Andy Miller, unfortunately, is neither. None of his observations are particularly insightful or entertaining, and often disappointingly perfunctory. You get the feeling that he is only reading so that he can write about them. Nothing is spontaneous or natural, and there is the sort of laboured, self-referential quirkiness that characterises all books of this type. Perhaps that is the only sort of 'humour' that is safe enough to be greenlit by a publisher's marketing department nowadays – it seems to be everywhere and is uniformly ineffective. This is before you even get to the fact that Andy Miller is often writing about Andy Miller than about books; it is remarkable just how much of The Year of Reading Dangerously is about his personal likes and daily routine, his favourite music as a teenager, and his bland middle-class life. It's an inoffensive existence but there's no reason we should be interested in it. Miller is quite irritatingly entitled; he has a good job, an understanding wife and a young son, and yet complains throughout about the lack of fulfilment in his life. He has no idea what it is to really need a book in your life, something so right that it stops you from falling into a pit.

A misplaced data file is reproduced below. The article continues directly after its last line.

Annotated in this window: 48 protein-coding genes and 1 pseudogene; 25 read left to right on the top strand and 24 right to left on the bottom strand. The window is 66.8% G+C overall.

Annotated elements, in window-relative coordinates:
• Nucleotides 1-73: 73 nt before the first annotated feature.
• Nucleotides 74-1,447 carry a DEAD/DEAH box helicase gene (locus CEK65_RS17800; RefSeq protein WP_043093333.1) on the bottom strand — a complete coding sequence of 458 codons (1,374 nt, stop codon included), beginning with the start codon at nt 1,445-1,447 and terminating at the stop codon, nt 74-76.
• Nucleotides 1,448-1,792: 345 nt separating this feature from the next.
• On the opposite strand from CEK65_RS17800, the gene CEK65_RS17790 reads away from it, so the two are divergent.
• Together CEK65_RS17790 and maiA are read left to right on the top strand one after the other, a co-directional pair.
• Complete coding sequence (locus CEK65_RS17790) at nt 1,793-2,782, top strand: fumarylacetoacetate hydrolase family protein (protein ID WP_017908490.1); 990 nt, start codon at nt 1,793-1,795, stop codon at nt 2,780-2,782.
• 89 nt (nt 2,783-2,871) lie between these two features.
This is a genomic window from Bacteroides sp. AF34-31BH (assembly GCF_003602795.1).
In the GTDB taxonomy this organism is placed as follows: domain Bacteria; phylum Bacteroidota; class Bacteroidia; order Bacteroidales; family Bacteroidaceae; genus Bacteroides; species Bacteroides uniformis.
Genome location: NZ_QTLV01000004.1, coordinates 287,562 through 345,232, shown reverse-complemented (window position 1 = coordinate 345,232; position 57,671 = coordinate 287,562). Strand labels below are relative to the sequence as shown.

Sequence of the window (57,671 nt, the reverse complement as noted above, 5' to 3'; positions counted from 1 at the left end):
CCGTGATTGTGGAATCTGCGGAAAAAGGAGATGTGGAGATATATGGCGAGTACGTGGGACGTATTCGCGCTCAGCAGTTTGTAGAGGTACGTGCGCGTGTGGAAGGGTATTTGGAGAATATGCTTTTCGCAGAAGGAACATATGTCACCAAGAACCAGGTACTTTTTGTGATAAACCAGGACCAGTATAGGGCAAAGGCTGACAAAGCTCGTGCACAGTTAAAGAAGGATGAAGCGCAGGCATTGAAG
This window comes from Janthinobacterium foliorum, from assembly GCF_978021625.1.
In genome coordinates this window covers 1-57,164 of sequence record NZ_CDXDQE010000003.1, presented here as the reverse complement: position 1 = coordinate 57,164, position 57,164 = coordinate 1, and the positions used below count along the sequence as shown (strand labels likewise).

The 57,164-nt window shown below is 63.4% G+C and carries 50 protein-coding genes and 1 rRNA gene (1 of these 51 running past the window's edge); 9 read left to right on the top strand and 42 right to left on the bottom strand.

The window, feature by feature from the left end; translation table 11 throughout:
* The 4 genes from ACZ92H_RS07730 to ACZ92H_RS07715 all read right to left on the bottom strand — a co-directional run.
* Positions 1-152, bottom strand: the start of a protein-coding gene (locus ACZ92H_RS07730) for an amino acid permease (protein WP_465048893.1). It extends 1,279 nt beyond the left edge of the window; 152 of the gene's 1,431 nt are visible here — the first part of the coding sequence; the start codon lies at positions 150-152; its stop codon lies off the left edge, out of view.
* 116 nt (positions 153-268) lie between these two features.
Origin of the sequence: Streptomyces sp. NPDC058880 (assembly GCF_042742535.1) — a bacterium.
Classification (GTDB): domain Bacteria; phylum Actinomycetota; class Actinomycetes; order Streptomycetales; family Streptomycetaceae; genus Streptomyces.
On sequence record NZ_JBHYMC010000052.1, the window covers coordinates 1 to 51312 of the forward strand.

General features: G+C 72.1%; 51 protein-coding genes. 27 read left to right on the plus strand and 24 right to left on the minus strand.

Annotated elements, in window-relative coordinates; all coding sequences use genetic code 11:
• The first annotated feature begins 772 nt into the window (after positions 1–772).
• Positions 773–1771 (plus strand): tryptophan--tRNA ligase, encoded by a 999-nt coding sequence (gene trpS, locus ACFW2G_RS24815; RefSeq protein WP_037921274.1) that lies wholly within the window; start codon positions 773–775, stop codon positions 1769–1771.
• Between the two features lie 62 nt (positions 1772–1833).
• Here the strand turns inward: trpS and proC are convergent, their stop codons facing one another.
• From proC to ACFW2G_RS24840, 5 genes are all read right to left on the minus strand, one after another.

As for the books themselves, they are treated appallingly. "I had trained myself to be good at reading again," he writes on page 249, when in fact all he has done is complete a checklist. I certainly don't see how they 'saved his life', as the subtitle suggests. There is something unseemly about bragging about books, whether you've read them or not; reading should be a solitary activity, even private, and yet you cannot escape the feeling that whenever Miller reads a book on his list, it is not about looking for insight or even entertainment, but how he can trade his relationship with the book for social kudos. The books are digested as content, as consumables; as Sudokus to be tackled and then discarded so that he can hit a word count for his manuscript. It is perhaps fitting, then, that his own contribution to the world's library proves just as disposable to us as the vast majority of his booklist does to him. It is all terribly conceited and middle-class, not so much about 'saving his life' as about saving face. Far from reading dangerously, this is a disappointing account of a year of reading fearfully, haphazardly, superficially. ( )